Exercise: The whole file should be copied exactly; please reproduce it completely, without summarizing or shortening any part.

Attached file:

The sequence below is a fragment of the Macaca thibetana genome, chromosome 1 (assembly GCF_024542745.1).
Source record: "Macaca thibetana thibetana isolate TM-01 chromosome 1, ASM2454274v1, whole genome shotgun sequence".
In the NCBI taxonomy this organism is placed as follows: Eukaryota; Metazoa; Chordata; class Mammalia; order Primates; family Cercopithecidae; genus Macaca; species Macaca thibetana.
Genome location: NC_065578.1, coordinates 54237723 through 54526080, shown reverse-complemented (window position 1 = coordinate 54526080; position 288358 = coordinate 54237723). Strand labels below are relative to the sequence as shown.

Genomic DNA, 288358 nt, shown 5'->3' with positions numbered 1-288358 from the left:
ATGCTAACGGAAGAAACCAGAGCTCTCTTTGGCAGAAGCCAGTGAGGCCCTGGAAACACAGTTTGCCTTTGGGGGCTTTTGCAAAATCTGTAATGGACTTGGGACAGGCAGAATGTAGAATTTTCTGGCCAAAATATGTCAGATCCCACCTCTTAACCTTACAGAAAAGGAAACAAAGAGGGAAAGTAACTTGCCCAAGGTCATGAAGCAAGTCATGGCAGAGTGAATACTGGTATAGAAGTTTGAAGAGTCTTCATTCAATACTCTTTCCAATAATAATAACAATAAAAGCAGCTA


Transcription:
The sequence below is a fragment of the Macaca thibetana genome, chromosome 1 (assembly GCF_024542745.1).
Source record: "Macaca thibetana thibetana isolate TM-01 chromosome 1, ASM2454274v1, whole genome shotgun sequence".
In the NCBI taxonomy this organism is placed as follows: Eukaryota; Metazoa; Chordata; class Mammalia; order Primates; family Cercopithecidae; genus Macaca; species Macaca thibetana.
Genome location: NC_065578.1, coordinates 54237723 through 54526080, shown reverse-complemented (window position 1 = coordinate 54526080; position 288358 = coordinate 54237723). Strand labels below are relative to the sequence as shown.

Genomic DNA, 288358 nt, shown 5'->3' with positions numbered 1-288358 from the left:
ATGCTAACGGAAGAAACCAGAGCTCTCTTTGGCAGAAGCCAGTGAGGCCCTGGAAACACAGTTTGCCTTTGGGGGCTTTTGCAAAATCTGTAATGGACTTGGGACAGGCAGAATGTAGAATTTTCTGGCCAAAATATGTCAGATCCCACCTCTTAACCTTACAGAAAAGGAAACAAAGAGGGAAAGTAACTTGCCCAAGGTCATGAAGCAAGTCATGGCAGAGTGAATACTGGTATAGAAGTTTGAAGAGTCTTCATTCAATACTCTTTCCAATAATAATAACAATAAAAGCAGCTA